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Eur J Pharm Sci. 2004 Aug;22(5):365-74.

PAMPA--a drug absorption in vitro model 11. Matching the in vivo unstirred water layer thickness by individual-well stirring in microtitre plates.

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pION INC, 5 Constitution Way, Woburn, MA 01801-1024, USA.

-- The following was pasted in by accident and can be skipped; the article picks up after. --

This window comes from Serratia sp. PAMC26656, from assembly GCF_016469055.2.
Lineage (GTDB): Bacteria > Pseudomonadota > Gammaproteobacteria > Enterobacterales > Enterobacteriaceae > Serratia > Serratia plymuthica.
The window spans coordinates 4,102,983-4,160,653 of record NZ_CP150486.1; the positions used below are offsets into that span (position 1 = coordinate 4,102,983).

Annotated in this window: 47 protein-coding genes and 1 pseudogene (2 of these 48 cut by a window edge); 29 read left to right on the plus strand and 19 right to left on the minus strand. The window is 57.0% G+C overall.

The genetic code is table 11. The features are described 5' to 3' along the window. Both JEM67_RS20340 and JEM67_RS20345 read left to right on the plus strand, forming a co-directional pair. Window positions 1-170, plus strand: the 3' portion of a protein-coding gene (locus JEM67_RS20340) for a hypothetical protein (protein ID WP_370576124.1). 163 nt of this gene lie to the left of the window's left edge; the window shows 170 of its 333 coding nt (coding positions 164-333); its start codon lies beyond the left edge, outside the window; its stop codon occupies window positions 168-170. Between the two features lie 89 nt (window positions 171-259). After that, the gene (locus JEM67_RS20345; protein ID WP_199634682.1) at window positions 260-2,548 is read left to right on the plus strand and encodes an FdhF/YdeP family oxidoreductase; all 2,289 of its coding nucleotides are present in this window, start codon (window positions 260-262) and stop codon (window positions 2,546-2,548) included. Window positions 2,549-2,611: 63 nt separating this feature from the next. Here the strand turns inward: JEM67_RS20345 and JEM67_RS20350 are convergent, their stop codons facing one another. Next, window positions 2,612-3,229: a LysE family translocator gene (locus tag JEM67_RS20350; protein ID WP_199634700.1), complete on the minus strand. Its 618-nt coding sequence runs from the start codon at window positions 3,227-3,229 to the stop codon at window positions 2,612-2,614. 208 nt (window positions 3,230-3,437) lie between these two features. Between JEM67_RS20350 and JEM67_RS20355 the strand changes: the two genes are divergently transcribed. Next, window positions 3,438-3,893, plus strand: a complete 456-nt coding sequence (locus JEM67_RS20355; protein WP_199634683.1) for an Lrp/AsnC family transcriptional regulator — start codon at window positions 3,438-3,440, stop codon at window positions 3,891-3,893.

Many plate-based in vitro assays of membrane permeability (e.g., Caco-2, MDCK, PAMPA) of sparingly soluble candidate molecules report permeability of water, and not of the intended membrane barrier. This is so because the unstirred water layer on both sides of the membrane barrier is rate limiting for these highly permeable molecules. The thickness of this water layer can be 1500-4000 microm in unstirred assays. Under in vivo conditions, however, the unstirred water layer is believed to be 30-100 microm thick. Lightly stirred in vitro assays, using plate shakers, cannot lower the thickness of the water layer to match that found in vivo. In this study, 55 lipophilic drugs were employed to characterize the effect of stirring in parallel artificial membrane permeability assay (PAMPA). Highly efficient individual-well magnetic stirring at speeds greater than 110 rpm has been demonstrated to lower the unstirred water layer thickness to the in vivo range. Stirring at 622 rpm has lowered the layer thickness to 13 microm in some cases, which had not been previously achieved for plate-based permeability assays. With diminished water layer contribution at 622 rpm, for example, the effective permeability of progesterone is 2754 x 10(-6) cm/s. The new stirring apparatus used in this study is not only suitable for PAMPA, but can also be used in Caco-2 assays. Because of the diminished resistance of the thinner water layer, the stirred PAMPA permeation time has decreased from the usual 15 h to about 15 min for lipophilic compounds.

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